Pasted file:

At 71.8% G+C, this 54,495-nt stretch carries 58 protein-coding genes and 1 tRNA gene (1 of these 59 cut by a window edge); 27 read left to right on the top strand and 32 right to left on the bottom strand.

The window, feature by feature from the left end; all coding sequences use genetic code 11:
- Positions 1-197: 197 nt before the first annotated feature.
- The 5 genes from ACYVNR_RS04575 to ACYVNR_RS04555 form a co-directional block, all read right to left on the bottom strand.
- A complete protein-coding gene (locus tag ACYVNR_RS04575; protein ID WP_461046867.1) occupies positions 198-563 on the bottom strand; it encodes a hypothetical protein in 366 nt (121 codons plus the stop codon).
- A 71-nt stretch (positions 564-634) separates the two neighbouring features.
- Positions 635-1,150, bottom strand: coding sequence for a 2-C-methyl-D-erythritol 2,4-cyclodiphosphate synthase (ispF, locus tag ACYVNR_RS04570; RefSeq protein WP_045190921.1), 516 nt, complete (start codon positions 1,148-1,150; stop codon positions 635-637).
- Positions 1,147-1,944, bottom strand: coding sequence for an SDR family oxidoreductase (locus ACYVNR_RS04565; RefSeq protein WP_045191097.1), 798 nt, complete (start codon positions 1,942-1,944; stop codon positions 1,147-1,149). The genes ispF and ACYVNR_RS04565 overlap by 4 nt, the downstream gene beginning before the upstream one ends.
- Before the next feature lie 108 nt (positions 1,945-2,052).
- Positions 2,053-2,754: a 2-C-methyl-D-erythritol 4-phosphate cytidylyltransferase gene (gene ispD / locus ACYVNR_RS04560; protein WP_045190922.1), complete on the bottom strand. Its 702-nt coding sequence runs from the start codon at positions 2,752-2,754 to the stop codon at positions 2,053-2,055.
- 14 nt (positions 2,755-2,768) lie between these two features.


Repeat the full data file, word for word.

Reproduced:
At 71.8% G+C, this 54,495-nt stretch carries 58 protein-coding genes and 1 tRNA gene (1 of these 59 cut by a window edge); 27 read left to right on the top strand and 32 right to left on the bottom strand.

The window, feature by feature from the left end; all coding sequences use genetic code 11:
- Positions 1-197: 197 nt before the first annotated feature.
- The 5 genes from ACYVNR_RS04575 to ACYVNR_RS04555 form a co-directional block, all read right to left on the bottom strand.
- A complete protein-coding gene (locus tag ACYVNR_RS04575; protein ID WP_461046867.1) occupies positions 198-563 on the bottom strand; it encodes a hypothetical protein in 366 nt (121 codons plus the stop codon).
- A 71-nt stretch (positions 564-634) separates the two neighbouring features.
- Positions 635-1,150, bottom strand: coding sequence for a 2-C-methyl-D-erythritol 2,4-cyclodiphosphate synthase (ispF, locus tag ACYVNR_RS04570; RefSeq protein WP_045190921.1), 516 nt, complete (start codon positions 1,148-1,150; stop codon positions 635-637).
- Positions 1,147-1,944, bottom strand: coding sequence for an SDR family oxidoreductase (locus ACYVNR_RS04565; RefSeq protein WP_045191097.1), 798 nt, complete (start codon positions 1,942-1,944; stop codon positions 1,147-1,149). The genes ispF and ACYVNR_RS04565 overlap by 4 nt, the downstream gene beginning before the upstream one ends.
- Before the next feature lie 108 nt (positions 1,945-2,052).
- Positions 2,053-2,754: a 2-C-methyl-D-erythritol 4-phosphate cytidylyltransferase gene (gene ispD / locus ACYVNR_RS04560; protein WP_045190922.1), complete on the bottom strand. Its 702-nt coding sequence runs from the start codon at positions 2,752-2,754 to the stop codon at positions 2,053-2,055.
- 14 nt (positions 2,755-2,768) lie between these two features.